In an October 24, 2019 court filing by Flynn attorney Sidney Powell, on page 15 she requests the phone records of James Clapper to confirm his contacts with Washington Post reporter, David Ignatius. In particular, she’s interested in getting a copy of a letter that Clapper sent to Ignatius, dated January 10, 2017, where Clapper asks that he “take the kill shot” on Lt. General Michael Flynn.
Two days later, an article by Ignatius appears in the WaPo, dated January 12, 2017, titled “Why Did Obama Dawdle on Russia’s Hacking?” In it he writes the possible “kill shot” and keep in mind, Ignatius allegedly had the transcripts of Flynn’s calls with Kislyak, thanks to the possible leak by ONA Director, Col. James H. Baker (see below).
Ignatius writes with attached links:
“Question 3: What discussions has the Trump team had with Russian officials about future relations? Trump said Wednesday that his relationship with President Vladimir Putin is “an asset, not a liability.” Fair enough, but until he’s president, Trump needs to let Obama manage U.S.-Russia policy.
Retired Lt. Gen. Michael T. Flynn, Trump’s choice for national security adviser, cultivates close Russian contacts. He has appeared on Russia Today and received a speaking fee from the cable network, which was described in last week’s unclassified intelligence briefing on Russian hacking as “the Kremlin’s principal international propaganda outlet.”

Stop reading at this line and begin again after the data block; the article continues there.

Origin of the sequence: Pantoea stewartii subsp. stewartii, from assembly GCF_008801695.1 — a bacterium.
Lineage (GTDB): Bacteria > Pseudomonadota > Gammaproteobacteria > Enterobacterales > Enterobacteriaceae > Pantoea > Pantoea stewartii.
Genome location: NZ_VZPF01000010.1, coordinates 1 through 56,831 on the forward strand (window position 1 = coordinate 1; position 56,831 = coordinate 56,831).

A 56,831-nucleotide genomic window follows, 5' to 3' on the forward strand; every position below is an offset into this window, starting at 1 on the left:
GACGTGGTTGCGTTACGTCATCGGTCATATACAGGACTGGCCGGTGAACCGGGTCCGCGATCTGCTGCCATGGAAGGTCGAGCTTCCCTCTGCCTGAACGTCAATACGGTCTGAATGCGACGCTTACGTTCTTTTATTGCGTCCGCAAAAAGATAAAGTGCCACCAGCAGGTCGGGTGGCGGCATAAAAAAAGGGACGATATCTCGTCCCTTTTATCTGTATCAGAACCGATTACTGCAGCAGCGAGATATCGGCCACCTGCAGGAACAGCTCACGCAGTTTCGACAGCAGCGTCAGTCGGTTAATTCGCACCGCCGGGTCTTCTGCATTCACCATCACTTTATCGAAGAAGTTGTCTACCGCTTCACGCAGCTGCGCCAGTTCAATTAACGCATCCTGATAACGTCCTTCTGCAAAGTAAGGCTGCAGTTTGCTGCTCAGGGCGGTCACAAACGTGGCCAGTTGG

According to a senior U.S. government official, Flynn phoned Russian Ambassador Sergey Kislyak several times on Dec. 29, the day the Obama administration announced the expulsion of 35 Russian officials as well as other measures in retaliation for the hacking. What did Flynn say, and did it undercut the U.S. sanctions? The Logan Act (though never enforced) bars U.S. citizens from correspondence intending to influence a foreign government about “disputes” with the United States. Was its spirit violated?
The Trump campaign didn’t immediately respond to a request for comment.
James Clapper, now a CNN contributor and outspoken critic of President Trump, is known for falsely testifying in front of Congress in March 2013 that the National Security Agency does not collect data from millions of Americans. (Credit: Graeme Jennings/Getty Images)
Washington Post columnist David Ignatius listens to introductions before his interview with Iran’s Foreign Minister Mohammad Javad Zarif, hosted by the Center on International Cooperation, at New York University, April 29, 2015. (Credit: Richard Drew/The Associated Press)